Peru’s migration authority has started issuing its first biometric passports that will allow its citizens to undertake short-term visa-free travel within the Schengen area.
The foreign ministry was positive about the development, commenting that it “places Peru in a leading position in terms of the global freedom of movement of people”.
Older versions of the passports will continue to be issued until 7 July, after which only the biometric document will be available.
There was huge demand for the new passports, as all 5,000 available appointments with migration authorities were snapped up within 24 hours. As a result, 15,000 more passports can be applied for between 3 and 7 July.
Border controls continue to be tightened across the EU as member states scramble to react to a refugee crisis that continues to escalate.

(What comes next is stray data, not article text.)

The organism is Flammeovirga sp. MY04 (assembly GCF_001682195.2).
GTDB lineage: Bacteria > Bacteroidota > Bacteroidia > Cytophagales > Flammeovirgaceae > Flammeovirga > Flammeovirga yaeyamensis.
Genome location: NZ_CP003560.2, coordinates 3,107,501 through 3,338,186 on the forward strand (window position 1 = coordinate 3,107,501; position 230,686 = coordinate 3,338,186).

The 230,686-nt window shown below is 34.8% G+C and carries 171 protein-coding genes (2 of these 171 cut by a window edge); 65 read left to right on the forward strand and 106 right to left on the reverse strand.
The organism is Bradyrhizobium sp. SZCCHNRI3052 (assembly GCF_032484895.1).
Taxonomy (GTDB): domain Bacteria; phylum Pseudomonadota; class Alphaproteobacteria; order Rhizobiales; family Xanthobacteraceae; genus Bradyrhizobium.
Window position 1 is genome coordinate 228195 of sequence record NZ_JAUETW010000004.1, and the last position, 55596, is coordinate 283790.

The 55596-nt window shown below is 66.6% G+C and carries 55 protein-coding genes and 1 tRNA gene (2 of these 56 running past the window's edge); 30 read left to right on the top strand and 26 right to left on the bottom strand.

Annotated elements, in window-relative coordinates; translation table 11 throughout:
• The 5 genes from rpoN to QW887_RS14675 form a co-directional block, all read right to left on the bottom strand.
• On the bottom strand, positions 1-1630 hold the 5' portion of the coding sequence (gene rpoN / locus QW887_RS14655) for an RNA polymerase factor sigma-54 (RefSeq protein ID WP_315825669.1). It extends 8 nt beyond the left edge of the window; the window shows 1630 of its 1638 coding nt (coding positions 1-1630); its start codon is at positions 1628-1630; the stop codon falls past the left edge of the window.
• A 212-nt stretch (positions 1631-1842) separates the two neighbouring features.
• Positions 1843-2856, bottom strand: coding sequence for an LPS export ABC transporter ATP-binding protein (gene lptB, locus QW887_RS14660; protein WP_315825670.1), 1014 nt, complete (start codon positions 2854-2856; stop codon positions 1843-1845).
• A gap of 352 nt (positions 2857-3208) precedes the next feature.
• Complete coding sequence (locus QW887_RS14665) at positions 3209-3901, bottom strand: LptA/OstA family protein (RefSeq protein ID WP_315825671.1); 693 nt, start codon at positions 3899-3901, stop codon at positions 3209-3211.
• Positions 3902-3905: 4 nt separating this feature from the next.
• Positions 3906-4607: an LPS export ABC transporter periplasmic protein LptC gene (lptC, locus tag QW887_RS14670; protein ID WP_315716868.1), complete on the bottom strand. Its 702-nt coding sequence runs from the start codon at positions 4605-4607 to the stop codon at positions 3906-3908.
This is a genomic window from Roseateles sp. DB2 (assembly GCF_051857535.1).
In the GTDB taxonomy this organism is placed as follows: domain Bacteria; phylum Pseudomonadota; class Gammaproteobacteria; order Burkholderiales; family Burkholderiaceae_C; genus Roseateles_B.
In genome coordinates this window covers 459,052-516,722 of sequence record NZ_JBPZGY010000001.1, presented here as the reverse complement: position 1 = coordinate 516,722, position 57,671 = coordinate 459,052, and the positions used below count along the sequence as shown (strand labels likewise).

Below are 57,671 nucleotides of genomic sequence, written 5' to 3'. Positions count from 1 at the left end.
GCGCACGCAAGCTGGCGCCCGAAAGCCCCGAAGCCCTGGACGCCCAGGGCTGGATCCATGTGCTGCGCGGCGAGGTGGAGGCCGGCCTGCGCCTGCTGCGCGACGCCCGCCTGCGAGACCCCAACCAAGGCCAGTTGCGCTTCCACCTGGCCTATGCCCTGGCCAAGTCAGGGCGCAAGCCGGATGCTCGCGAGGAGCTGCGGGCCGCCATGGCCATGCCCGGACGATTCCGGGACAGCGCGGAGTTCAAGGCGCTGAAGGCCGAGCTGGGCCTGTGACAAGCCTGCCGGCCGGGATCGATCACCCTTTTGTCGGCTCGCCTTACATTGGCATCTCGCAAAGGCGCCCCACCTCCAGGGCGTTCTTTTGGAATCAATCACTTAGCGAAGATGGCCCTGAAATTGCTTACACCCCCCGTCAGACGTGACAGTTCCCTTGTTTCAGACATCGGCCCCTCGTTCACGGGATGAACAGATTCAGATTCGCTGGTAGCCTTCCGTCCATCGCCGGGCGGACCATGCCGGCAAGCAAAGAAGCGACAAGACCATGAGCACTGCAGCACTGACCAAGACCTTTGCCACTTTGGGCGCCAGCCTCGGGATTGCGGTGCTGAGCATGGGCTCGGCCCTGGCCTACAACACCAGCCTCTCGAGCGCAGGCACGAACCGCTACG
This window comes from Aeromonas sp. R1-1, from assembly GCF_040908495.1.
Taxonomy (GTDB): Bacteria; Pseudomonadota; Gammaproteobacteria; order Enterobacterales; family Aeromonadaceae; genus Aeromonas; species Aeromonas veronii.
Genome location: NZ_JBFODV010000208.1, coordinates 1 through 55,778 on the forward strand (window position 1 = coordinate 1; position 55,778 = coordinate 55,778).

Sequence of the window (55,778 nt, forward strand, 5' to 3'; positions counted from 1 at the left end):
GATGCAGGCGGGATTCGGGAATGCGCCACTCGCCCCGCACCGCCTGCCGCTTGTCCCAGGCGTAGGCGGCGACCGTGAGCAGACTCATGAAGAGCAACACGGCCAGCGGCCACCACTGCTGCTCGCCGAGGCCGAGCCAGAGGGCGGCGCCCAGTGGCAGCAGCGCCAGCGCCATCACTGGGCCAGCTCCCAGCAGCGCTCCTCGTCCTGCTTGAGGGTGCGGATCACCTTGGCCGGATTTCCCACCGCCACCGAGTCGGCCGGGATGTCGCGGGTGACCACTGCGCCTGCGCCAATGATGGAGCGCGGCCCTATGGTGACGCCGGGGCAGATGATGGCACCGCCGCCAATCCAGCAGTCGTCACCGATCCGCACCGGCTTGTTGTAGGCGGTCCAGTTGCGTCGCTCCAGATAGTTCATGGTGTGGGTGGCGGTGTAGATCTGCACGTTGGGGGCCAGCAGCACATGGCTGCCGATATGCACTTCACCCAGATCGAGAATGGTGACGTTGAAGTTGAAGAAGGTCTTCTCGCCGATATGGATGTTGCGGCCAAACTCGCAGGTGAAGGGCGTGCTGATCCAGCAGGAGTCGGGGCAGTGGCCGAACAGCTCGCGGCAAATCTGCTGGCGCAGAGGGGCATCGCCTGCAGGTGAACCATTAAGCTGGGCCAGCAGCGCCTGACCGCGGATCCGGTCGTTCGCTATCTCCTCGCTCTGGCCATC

Peru needs to issue a minimum number of biometric passports in order for the European Union to exempt its citizens from visa requirements for the 22 country-strong Schengen area.
The initiative to provide a Schengen-visa exemption was first proposed in August 2013 by Spain’s prime minister, Mariano Rajoy, and it was signed in Brussels the following June at the EU-CELAC summit (Community of Latin America and Caribbean States).
In order to enter the Schengen area, Peruvians will have to hold a passport that is still valid for a minimum period of three months after the scheduled date of return, a return ticket and a hotel reservation or invite from a friend or family member.
Sufficient financial resources that cover the duration of the stay will also have to be demonstrated.
This article was also published by euroefe.